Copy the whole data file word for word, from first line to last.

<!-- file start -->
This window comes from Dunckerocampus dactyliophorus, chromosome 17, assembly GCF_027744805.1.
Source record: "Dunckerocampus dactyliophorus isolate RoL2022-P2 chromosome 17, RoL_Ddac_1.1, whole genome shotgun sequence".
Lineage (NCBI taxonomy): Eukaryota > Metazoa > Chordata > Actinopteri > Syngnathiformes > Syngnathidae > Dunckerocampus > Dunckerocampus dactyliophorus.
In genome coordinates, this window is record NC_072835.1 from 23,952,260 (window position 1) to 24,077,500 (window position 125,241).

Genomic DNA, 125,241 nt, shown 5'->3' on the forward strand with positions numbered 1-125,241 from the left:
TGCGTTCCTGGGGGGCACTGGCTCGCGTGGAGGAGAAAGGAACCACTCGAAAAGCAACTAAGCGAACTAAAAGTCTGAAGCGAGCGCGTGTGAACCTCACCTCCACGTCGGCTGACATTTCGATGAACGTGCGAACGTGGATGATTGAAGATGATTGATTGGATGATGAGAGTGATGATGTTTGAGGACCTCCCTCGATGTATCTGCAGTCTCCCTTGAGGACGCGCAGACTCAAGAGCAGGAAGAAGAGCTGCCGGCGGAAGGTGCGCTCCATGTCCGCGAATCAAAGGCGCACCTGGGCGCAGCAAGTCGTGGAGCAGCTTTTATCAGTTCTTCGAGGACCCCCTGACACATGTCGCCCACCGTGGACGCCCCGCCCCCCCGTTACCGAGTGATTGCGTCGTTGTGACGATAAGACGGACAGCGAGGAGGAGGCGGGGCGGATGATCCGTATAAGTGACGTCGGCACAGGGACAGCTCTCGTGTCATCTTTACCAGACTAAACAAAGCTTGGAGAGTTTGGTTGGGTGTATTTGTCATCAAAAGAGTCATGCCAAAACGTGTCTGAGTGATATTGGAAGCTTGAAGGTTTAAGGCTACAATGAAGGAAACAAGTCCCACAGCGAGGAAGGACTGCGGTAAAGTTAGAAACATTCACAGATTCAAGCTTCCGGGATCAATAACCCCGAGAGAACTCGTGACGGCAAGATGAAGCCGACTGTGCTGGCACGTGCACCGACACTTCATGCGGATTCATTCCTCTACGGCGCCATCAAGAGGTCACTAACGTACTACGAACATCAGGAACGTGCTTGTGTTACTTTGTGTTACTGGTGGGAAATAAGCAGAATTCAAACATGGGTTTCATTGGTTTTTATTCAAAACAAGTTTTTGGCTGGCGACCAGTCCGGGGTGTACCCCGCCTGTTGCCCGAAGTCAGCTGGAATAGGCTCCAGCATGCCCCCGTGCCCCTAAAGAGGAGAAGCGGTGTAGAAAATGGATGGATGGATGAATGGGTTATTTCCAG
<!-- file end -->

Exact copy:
This window comes from Dunckerocampus dactyliophorus, chromosome 17, assembly GCF_027744805.1.
Source record: "Dunckerocampus dactyliophorus isolate RoL2022-P2 chromosome 17, RoL_Ddac_1.1, whole genome shotgun sequence".
Lineage (NCBI taxonomy): Eukaryota > Metazoa > Chordata > Actinopteri > Syngnathiformes > Syngnathidae > Dunckerocampus > Dunckerocampus dactyliophorus.
In genome coordinates, this window is record NC_072835.1 from 23,952,260 (window position 1) to 24,077,500 (window position 125,241).

Genomic DNA, 125,241 nt, shown 5'->3' on the forward strand with positions numbered 1-125,241 from the left:
TGCGTTCCTGGGGGGCACTGGCTCGCGTGGAGGAGAAAGGAACCACTCGAAAAGCAACTAAGCGAACTAAAAGTCTGAAGCGAGCGCGTGTGAACCTCACCTCCACGTCGGCTGACATTTCGATGAACGTGCGAACGTGGATGATTGAAGATGATTGATTGGATGATGAGAGTGATGATGTTTGAGGACCTCCCTCGATGTATCTGCAGTCTCCCTTGAGGACGCGCAGACTCAAGAGCAGGAAGAAGAGCTGCCGGCGGAAGGTGCGCTCCATGTCCGCGAATCAAAGGCGCACCTGGGCGCAGCAAGTCGTGGAGCAGCTTTTATCAGTTCTTCGAGGACCCCCTGACACATGTCGCCCACCGTGGACGCCCCGCCCCCCCGTTACCGAGTGATTGCGTCGTTGTGACGATAAGACGGACAGCGAGGAGGAGGCGGGGCGGATGATCCGTATAAGTGACGTCGGCACAGGGACAGCTCTCGTGTCATCTTTACCAGACTAAACAAAGCTTGGAGAGTTTGGTTGGGTGTATTTGTCATCAAAAGAGTCATGCCAAAACGTGTCTGAGTGATATTGGAAGCTTGAAGGTTTAAGGCTACAATGAAGGAAACAAGTCCCACAGCGAGGAAGGACTGCGGTAAAGTTAGAAACATTCACAGATTCAAGCTTCCGGGATCAATAACCCCGAGAGAACTCGTGACGGCAAGATGAAGCCGACTGTGCTGGCACGTGCACCGACACTTCATGCGGATTCATTCCTCTACGGCGCCATCAAGAGGTCACTAACGTACTACGAACATCAGGAACGTGCTTGTGTTACTTTGTGTTACTGGTGGGAAATAAGCAGAATTCAAACATGGGTTTCATTGGTTTTTATTCAAAACAAGTTTTTGGCTGGCGACCAGTCCGGGGTGTACCCCGCCTGTTGCCCGAAGTCAGCTGGAATAGGCTCCAGCATGCCCCCGTGCCCCTAAAGAGGAGAAGCGGTGTAGAAAATGGATGGATGGATGAATGGGTTATTTCCAG